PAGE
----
One way to analyze the several issues swirling through most debates over the estate tax is to resolve these issues into questions of fairness and efficiencyokay, so Im an economist and this is the way I think about these things. Catholic social thought guides my thinking about what is fair. The Vaticans recently published Compendium on the Churchs teaching here, as well as its iterative development of the same starting with Leo XIII, builds on the dignity of the human person and the universal endowment. Albino Barrera calls these the gifts from God of self, of others and of creation. Surely private ownershipstewardship may be a better termof creation is supported in CST. Personal initiative, innovation, and entrepreneurship are promoted as necessary for achieving ones own human dignity. The rub comes when our actions deny others their dignity. To flourish as human beings, we must strike a balance between subsidiarity and solidarity in using the gifts God gave us. If we accumulate Gods gifts unfairlyI acknowledge I am begging the question of what is fairredistribution is called for by CST. Taxation schemes are by definition confiscatory, naked or otherwise. I fail to see how SeanH thinks taxing ones wealth is more confiscatory than taxing ones income. Taxes finance government activities and objectives which imperfectly reflect collective choices. Governments sometimes act, usually unintentionally, against the common good. Nongovernmental organizations may at times be preferable, but practice shows that such organizations can not rely solely on voluntary contributions; they also need government grants and tax incentives that spur voluntary contributions.Economic analysis is more suited to addressing the efficiency issues of taxation. I do see that taxation can distort the economic decisions one makes for good or for ill: I might work less if my wage is taxed; I might save less now (consuming more) if my returns from this saving will be taxed; I might contribute more to Commonweal if I can subtract my donation from the base upon which my income tax is calculated. To be efficient is to minimize these distortions; optimal taxation strives to minimize such distortions while achieving the common good.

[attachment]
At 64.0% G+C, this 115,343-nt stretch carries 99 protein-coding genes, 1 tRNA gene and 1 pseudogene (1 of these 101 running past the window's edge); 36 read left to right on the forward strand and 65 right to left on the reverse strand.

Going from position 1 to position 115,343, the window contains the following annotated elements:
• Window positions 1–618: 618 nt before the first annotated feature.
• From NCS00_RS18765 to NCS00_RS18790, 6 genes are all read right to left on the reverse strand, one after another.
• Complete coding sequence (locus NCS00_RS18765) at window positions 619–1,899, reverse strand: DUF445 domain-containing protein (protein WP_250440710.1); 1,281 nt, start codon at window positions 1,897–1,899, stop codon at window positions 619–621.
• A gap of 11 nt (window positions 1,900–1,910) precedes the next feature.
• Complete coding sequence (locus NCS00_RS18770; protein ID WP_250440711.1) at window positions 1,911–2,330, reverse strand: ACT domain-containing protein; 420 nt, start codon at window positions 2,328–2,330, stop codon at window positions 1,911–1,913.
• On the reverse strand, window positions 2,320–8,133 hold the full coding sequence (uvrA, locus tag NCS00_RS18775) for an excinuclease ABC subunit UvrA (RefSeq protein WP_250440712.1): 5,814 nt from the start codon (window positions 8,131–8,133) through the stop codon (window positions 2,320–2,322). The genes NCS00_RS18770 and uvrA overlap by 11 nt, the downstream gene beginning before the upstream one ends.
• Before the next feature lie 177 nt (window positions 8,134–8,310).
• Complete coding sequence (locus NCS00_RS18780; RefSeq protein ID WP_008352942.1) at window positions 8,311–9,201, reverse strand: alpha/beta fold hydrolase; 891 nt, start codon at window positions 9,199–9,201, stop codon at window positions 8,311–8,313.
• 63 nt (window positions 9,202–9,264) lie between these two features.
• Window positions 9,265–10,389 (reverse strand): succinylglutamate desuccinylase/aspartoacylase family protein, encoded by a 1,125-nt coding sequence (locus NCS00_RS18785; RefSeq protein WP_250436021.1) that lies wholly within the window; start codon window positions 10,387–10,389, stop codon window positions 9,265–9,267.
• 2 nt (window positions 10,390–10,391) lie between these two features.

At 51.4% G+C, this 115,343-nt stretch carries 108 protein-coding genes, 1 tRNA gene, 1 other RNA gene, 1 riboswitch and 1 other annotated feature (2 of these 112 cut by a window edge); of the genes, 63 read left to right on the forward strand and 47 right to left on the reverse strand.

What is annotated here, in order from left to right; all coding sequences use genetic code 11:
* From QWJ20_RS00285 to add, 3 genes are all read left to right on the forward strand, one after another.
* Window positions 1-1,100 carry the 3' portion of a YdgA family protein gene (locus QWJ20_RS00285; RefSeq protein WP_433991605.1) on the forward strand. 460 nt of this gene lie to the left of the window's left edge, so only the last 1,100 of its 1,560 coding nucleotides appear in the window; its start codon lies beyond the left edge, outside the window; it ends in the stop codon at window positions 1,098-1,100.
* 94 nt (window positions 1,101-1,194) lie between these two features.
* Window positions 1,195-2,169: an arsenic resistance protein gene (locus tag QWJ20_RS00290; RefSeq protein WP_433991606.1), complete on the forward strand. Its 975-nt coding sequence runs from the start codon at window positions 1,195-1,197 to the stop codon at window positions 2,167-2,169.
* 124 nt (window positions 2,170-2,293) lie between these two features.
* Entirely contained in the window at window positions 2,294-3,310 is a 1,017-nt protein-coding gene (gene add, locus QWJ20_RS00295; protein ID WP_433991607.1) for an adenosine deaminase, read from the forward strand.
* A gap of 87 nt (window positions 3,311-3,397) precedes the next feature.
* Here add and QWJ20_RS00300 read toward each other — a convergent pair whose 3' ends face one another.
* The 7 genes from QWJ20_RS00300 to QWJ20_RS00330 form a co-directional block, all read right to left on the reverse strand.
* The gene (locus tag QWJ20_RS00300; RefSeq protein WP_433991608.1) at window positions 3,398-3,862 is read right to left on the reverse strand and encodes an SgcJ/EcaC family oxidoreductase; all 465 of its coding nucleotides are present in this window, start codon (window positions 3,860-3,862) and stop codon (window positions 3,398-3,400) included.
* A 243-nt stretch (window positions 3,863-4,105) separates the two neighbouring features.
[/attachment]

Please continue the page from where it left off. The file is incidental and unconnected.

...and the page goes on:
Mr. Perkins - I respectively disagree. I have worked in government twice. Both experiences were extremely satisfying. My co-workers were both bright and committed. In both instances the job needed to be done and only government could do it. However, it is also my experience that government does nothing particularly well. Generally, it is also a very poor steward. It seems to me that we should attempt to limit the tasks we give goverenment to those that are necessary and that only it can accomplish. Is there any evidence that if taxes were materially reduced that charitable giving would not increase? It seems foolish to contribute dollars in taxes with the mere expectancy of receiving a few pennies. Is there a better way of limiting government's options than reducing what it may spend? I guess I already know the answer to that. I am stuck with being morally repulsed by what is being done with my tax dollars.